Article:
In order to keep tabs on suppliers, Social Audits are a good start, but most of the time they are scheduled in advance and staff interviewed by the auditors know that what they say is being watched closely by factory owners. Plus it is not uncommon for management to coach staff on how to answer the questions to be asked by the auditors.
So how do you really know what a factory is like? Hire an investigator! Below is a bit of an email between myself and the representative, Kevyn, of the firm I eventually hired about how they conduct their investigations.
Here is how we can give you an unbiased view of how the sub-contractor operates when they do not realize they are being monitored.
We do not present name cards when visiting, we may act as an interested buyer. What can that add?
As an interested buyer, we have no right to inspect their accounting books, but we do have the right to inspect their production facilities. If they tell you they can produce 10,000 widgets per day, but have only one production line that is obviously not up to the task, where do they produce? Outsourced. Common problem in China.
As an interested buyer, we might ask for a sample right off the production line. NOT a sample that they have made especially to show you. We would send this sample to you. Is the quality the same as what you were expecting? Are the materials up to speed? If not, you may have a problem. This use of the “Golden Sample” is common in China. The first sample the factory gives you is fine, the large production…not so much.
There are many ways we might approach this problem, one of which includes sending one or more consultants into the factory area looking for a job. A job seeker does not have access to management, like an official Social Auditor may, but a job seeker would have ample opportunity to discuss the working conditions, labor relations, management, etc. at the target factory. Quite a non-traditional way to approach this, but usually very effective.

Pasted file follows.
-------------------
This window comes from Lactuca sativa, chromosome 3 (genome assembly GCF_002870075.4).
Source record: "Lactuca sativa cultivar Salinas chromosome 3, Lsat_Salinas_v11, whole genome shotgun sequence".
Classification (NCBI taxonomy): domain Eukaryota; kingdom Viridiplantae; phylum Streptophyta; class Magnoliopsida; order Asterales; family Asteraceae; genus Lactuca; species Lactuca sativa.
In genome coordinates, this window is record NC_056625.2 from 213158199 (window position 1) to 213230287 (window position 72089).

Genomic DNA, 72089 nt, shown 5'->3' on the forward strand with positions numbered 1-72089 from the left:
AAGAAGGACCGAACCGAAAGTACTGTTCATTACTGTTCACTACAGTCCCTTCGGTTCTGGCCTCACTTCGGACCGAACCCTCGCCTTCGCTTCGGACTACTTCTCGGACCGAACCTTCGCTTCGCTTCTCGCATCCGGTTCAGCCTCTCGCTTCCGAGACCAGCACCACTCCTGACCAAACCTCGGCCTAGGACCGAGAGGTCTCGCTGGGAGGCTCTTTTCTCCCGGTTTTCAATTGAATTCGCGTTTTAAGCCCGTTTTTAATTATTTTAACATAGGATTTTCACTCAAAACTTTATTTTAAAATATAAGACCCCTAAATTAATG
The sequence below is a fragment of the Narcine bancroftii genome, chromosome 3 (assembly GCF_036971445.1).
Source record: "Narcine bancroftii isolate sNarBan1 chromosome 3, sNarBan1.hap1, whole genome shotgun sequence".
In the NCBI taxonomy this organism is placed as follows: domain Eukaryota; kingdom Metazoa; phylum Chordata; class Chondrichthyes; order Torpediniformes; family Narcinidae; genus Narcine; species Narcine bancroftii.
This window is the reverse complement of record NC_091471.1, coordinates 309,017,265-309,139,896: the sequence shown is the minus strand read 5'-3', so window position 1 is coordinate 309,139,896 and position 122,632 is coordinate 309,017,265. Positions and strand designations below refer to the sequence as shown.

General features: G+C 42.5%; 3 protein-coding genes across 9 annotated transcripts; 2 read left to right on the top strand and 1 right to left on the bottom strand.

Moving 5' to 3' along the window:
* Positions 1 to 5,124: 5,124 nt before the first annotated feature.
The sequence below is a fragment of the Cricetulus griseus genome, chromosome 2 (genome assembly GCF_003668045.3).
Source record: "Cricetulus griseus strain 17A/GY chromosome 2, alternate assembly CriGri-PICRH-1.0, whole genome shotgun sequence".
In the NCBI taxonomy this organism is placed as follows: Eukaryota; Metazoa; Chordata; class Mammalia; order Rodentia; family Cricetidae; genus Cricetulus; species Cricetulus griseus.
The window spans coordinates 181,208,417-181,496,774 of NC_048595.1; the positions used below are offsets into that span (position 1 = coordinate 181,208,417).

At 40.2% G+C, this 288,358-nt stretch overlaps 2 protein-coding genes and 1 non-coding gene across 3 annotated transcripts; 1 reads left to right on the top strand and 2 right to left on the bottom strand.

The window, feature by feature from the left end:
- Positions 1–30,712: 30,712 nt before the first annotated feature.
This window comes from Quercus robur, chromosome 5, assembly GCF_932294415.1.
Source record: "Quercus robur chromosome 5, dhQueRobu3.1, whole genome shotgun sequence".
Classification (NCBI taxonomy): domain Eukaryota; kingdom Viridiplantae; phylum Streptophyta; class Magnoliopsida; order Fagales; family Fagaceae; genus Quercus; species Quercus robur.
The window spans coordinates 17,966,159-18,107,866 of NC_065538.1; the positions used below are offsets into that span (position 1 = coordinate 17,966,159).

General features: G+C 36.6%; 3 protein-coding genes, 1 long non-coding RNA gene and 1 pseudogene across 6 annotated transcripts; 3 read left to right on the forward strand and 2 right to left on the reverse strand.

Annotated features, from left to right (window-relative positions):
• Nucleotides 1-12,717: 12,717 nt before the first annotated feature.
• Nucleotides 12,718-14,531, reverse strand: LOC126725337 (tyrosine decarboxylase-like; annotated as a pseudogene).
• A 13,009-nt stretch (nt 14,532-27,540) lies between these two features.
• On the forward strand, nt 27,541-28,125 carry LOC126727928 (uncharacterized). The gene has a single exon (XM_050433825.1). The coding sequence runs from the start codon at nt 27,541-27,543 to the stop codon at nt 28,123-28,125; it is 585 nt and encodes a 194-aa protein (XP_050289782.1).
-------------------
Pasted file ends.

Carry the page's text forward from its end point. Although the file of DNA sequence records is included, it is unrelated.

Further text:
Our job seeker would approach the workers as they enter or leave the factory, invite them to a meal, have a few beers with them. He would do this for two or three days, targeting a different worker or (ideally) group of workers each evening. Our professional fees for this work are US$500 per person per day (perhaps you would consider two consultants–different factory sites, different points of view, etc.) and the client is responsible for disbursements including travel, lodging, and entertainment.
If you have not done a complete media and Internet search, perhaps you would consider having us do that as well. We target all the traditional media in addition to blogs and chats. We can make telephone calls to reporters, competitors, suppliers, etc. for their comments as well. This does not usually take a lot of time and we can usually do this part for professional fees of US$600 per target investigated.
Add investigations to your China project management tool box!
Wishing you successful China sourcing!
About the blogger
Mike Bellamy is an Advisory Board Member & Featured Blogger at the not-for-profit China Sourcing Information Center (www.ChinaSourcingInfo.org). He is also the author of, “The Essential Reference Guide to China Sourcing” (chinasourcinginfo.org/book) and founder of PassageMaker Sourcing Solutions (www.PSSchina.com)